When we think about all things digital, we usually think about tools. Twitter comes to mind. Facebook, Pinterest, Snapchat. We think about Google Docs, and WordPress; and if we’ve been at this awhile, we may think about the languages tools speak, like HTML or markdown or PHP. And if we’re aficionados, our minds might go to indie ed tech solutions, like Hypothes.is and Reclaim Hosting.
But the truth is that the digital isn’t about tools at all. The digital is about what happens when human minds meet with an interconnected network of information, resources, and other human minds. Continue reading “Marginalia on the Open Web”
Much has been made of digital culture, of the innovations—and rapidity of those innovations—related to the devices, platforms, applications, and approaches that make up the apparatus of that culture. We are a people of the device these days, working from wherever we are on our phones, our laptops, our tablets. The cloud is the new office. Yet, in her keynote at Digital Pedagogy Lab – Prince Edward Island, blogger and activist Audrey Watters asserted that, in fact, adoption of digital technologies has been slower than the adoption of the technologies upon which it’s built.
Key to her argument is that almost all of the digital has analogues in the analog. We were using telephones before we were using video chat; we were sitting in front of TV screens long before we were streaming movies on our computers. Continue reading “Attention! Multitasking, Mindfulness, and Social Reading”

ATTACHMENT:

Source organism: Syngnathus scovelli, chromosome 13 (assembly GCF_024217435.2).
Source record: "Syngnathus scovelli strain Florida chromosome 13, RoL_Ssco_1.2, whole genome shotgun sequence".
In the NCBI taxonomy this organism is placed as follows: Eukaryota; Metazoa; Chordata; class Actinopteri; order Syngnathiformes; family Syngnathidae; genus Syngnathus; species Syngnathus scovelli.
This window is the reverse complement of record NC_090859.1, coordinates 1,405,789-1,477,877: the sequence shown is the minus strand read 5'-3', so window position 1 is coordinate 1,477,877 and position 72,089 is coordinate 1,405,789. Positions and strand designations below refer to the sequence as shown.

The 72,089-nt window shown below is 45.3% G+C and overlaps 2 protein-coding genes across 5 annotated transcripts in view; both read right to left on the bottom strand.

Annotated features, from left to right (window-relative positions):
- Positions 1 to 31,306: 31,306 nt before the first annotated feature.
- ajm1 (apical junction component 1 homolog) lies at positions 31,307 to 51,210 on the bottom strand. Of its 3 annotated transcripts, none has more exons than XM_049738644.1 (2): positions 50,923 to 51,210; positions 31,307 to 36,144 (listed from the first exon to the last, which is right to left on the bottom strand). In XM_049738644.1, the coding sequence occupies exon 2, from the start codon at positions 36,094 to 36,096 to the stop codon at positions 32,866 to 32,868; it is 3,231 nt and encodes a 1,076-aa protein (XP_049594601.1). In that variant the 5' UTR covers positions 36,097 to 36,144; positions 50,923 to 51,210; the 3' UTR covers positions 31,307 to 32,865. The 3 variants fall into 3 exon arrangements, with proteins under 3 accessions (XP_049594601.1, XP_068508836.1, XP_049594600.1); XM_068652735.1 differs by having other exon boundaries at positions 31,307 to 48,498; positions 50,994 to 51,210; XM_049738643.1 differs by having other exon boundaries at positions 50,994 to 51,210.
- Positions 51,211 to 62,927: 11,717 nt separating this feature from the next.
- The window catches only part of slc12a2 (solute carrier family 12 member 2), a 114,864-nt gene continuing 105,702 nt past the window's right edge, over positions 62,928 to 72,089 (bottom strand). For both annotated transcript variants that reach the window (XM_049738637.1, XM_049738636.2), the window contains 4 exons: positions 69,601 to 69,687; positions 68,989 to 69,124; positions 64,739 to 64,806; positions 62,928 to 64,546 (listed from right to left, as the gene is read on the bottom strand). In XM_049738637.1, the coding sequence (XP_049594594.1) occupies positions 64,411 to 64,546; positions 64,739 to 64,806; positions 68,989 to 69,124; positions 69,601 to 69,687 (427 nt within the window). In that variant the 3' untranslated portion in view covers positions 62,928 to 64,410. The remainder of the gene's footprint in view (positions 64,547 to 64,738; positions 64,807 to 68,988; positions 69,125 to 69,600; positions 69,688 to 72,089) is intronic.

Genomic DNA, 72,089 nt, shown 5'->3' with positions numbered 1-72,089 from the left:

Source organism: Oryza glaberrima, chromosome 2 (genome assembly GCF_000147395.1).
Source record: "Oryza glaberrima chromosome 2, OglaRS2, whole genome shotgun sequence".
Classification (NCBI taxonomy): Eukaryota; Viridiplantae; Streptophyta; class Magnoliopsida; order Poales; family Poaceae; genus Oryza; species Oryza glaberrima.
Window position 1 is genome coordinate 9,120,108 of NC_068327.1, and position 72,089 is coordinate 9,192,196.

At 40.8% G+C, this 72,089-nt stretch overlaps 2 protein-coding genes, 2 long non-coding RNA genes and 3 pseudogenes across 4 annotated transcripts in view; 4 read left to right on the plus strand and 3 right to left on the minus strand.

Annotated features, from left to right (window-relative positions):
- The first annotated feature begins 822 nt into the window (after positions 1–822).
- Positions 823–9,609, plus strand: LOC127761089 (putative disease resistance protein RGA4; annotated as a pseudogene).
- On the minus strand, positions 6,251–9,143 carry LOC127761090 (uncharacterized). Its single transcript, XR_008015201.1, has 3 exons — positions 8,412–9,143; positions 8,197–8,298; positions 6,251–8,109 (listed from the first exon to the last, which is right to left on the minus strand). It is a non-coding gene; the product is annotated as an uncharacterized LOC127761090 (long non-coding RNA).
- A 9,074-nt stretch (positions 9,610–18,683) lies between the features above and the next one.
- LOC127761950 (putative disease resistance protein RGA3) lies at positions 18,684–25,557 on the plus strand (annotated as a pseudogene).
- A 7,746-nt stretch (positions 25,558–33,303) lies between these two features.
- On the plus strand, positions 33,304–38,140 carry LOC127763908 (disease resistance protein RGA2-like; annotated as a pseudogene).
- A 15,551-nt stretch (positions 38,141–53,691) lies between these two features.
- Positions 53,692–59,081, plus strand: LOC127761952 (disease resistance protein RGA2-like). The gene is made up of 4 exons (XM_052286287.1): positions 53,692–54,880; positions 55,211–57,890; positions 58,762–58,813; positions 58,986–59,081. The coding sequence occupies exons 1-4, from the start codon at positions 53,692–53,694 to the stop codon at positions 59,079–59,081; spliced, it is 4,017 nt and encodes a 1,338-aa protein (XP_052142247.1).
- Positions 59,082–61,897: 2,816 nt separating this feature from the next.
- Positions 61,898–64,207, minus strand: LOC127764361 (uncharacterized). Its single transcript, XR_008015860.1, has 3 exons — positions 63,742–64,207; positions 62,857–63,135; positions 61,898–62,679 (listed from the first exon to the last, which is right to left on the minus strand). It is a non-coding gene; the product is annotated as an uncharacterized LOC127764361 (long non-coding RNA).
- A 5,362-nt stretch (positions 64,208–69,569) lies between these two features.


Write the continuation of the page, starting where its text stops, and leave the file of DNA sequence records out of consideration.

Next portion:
Welcome to Digital Annotation for Learning and Scholarship! This digital learning experience is a brand new (slightly experimental) offering from the Office of Digital Learning at Middlebury College. We’ve partnered with the good folks at Hypothes.is to create an online space where participants can both learn and play with digital, social annotation while exploring the theory behind annotation, and its potential application for teaching, learning, and scholarship.
By way of orientation, here’s quick guide for participating in this learning experience: Continue reading “Welcome to the Margins!”
I have never liked reading online. This means a lot, considering that I’ve taught online for many years, and was the managing editor for a successful online journal. As an instructional designer and an employee who works remotely, online text is not only a huge part of my job, but it is also the “classroom” through which I teach. Regardless, I find digital reading to be laborious, and have always preferred the turning of pages to the roll of a mouse wheel.
Anne Mangen, in her interview with Maria Konnikova says that “Reading ‘involves factors not usually acknowledged … The ergonomics, the haptics of the device itself. The tangibility of paper versus the intangibility of something digital.’” And I would agree. I am usually unable to engage the same way with digital text as I do with ink-on-paper text. For one, I think the Internet encourages skimming, and makes deep reading as hard on the soul as it is on the eyes.
Continue reading “To Read or Not to Read: Digital Texts and Finding Friends”